The South Korean government has no plan to raise diesel prices in the near future as it tries to reduce fine dust levels in the air, the finance ministry said Monday.
"We have considered many scenarios related to tax rate hikes for diesel, but all have been found to be ineffective," Deputy Finance Minister for tax and customs affairs Choi Young-rok said in a briefing. "The government has no plan to raise taxes levied on diesel fuel."
Currently, the price of diesel fuel sells at around 85 percent of that of gasoline. Fuel taxes and other various tariffs are levied on diesel and gasoline, with such taxes accounting for some 60 percent of the fuel prices. His comments came after local media reported that the finance ministry is considering an option to mark up taxes on diesel.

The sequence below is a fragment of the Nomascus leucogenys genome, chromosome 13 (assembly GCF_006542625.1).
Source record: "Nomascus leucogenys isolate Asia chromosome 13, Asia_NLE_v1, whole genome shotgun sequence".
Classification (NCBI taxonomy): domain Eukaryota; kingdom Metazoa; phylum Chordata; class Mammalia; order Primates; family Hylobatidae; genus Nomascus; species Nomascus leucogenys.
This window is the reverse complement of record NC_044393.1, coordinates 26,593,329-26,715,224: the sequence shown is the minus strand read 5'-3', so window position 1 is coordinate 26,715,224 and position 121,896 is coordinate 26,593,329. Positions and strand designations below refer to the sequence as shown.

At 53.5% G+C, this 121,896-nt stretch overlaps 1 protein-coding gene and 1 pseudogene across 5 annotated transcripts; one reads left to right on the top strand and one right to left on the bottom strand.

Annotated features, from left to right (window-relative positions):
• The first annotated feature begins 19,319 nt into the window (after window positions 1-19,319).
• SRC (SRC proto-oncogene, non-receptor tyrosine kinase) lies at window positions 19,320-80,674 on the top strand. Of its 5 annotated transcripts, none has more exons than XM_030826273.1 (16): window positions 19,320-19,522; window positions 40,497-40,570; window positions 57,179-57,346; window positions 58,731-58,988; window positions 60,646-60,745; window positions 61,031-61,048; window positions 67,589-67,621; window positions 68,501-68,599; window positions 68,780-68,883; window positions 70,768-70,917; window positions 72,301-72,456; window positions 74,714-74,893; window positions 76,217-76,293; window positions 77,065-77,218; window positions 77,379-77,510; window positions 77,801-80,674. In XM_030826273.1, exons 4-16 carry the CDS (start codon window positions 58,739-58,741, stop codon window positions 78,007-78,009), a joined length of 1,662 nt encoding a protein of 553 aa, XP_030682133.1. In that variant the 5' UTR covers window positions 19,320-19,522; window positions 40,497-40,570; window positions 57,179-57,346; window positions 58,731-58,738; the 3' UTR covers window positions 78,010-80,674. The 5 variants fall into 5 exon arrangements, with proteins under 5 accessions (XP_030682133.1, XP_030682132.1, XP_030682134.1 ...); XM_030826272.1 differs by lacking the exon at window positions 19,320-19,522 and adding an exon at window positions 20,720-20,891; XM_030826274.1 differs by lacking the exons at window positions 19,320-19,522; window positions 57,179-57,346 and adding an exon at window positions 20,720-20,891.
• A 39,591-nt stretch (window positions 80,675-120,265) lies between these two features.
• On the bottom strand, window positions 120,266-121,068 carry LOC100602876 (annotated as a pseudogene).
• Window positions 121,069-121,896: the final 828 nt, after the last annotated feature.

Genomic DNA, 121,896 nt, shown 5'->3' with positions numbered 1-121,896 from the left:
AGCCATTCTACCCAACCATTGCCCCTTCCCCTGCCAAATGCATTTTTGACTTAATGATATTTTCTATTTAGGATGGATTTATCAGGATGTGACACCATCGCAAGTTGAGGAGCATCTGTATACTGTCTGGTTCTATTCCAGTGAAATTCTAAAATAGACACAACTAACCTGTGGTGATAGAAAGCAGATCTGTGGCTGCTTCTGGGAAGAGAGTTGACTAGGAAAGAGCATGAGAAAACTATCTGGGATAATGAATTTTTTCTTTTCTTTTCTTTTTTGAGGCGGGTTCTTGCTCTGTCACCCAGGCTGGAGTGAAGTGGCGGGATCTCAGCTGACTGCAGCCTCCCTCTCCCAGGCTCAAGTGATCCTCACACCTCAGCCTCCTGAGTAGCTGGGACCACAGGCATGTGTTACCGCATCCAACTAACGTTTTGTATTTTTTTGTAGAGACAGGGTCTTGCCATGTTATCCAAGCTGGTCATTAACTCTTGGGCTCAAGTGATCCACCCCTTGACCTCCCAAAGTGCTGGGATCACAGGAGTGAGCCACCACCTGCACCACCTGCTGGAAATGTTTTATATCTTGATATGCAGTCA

Dealing with fine dust has emerged as one of the most pressing issues facing the country, which has been struggling with bad air especially in the spring season when prevailing winds bring in polluted air from China.
Diesel cars and old coal-fired power plants have been cited as contributing factors to worsening air conditions.
President Moon Jae-in pledged during his presidential campaign that he would reduce domestic fine dust emissions by 30 percent by the end of his term by shutting down old coal-fired power plants and reducing the number of diesel cars on the street. (Yonhap)